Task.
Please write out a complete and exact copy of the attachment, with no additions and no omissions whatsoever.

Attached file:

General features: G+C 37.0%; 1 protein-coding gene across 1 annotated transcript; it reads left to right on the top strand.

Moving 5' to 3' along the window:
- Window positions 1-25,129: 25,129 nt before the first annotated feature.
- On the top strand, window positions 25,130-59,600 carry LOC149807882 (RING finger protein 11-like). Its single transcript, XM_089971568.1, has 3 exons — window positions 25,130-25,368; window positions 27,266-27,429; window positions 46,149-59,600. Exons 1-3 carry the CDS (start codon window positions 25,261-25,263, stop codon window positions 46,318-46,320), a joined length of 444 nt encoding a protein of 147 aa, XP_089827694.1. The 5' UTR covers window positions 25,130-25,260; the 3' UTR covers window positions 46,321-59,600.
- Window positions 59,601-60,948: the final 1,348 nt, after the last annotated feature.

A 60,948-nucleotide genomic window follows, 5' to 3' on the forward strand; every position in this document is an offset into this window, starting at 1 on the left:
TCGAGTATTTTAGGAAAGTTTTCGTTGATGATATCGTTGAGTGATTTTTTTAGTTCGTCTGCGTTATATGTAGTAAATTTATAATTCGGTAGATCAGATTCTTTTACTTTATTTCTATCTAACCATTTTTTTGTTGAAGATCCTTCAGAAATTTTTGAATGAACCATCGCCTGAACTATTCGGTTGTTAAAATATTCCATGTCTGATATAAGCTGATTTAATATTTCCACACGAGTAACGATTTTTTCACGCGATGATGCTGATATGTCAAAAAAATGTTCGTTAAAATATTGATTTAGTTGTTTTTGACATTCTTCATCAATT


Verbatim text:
General features: G+C 37.0%; 1 protein-coding gene across 1 annotated transcript; it reads left to right on the top strand.

Moving 5' to 3' along the window:
- Window positions 1-25,129: 25,129 nt before the first annotated feature.
- On the top strand, window positions 25,130-59,600 carry LOC149807882 (RING finger protein 11-like). Its single transcript, XM_089971568.1, has 3 exons — window positions 25,130-25,368; window positions 27,266-27,429; window positions 46,149-59,600. Exons 1-3 carry the CDS (start codon window positions 25,261-25,263, stop codon window positions 46,318-46,320), a joined length of 444 nt encoding a protein of 147 aa, XP_089827694.1. The 5' UTR covers window positions 25,130-25,260; the 3' UTR covers window positions 46,321-59,600.
- Window positions 59,601-60,948: the final 1,348 nt, after the last annotated feature.

A 60,948-nucleotide genomic window follows, 5' to 3' on the forward strand; every position in this document is an offset into this window, starting at 1 on the left:
TCGAGTATTTTAGGAAAGTTTTCGTTGATGATATCGTTGAGTGATTTTTTTAGTTCGTCTGCGTTATATGTAGTAAATTTATAATTCGGTAGATCAGATTCTTTTACTTTATTTCTATCTAACCATTTTTTTGTTGAAGATCCTTCAGAAATTTTTGAATGAACCATCGCCTGAACTATTCGGTTGTTAAAATATTCCATGTCTGATATAAGCTGATTTAATATTTCCACACGAGTAACGATTTTTTCACGCGATGATGCTGATATGTCAAAAAAATGTTCGTTAAAATATTGATTTAGTTGTTTTTGACATTCTTCATCAATT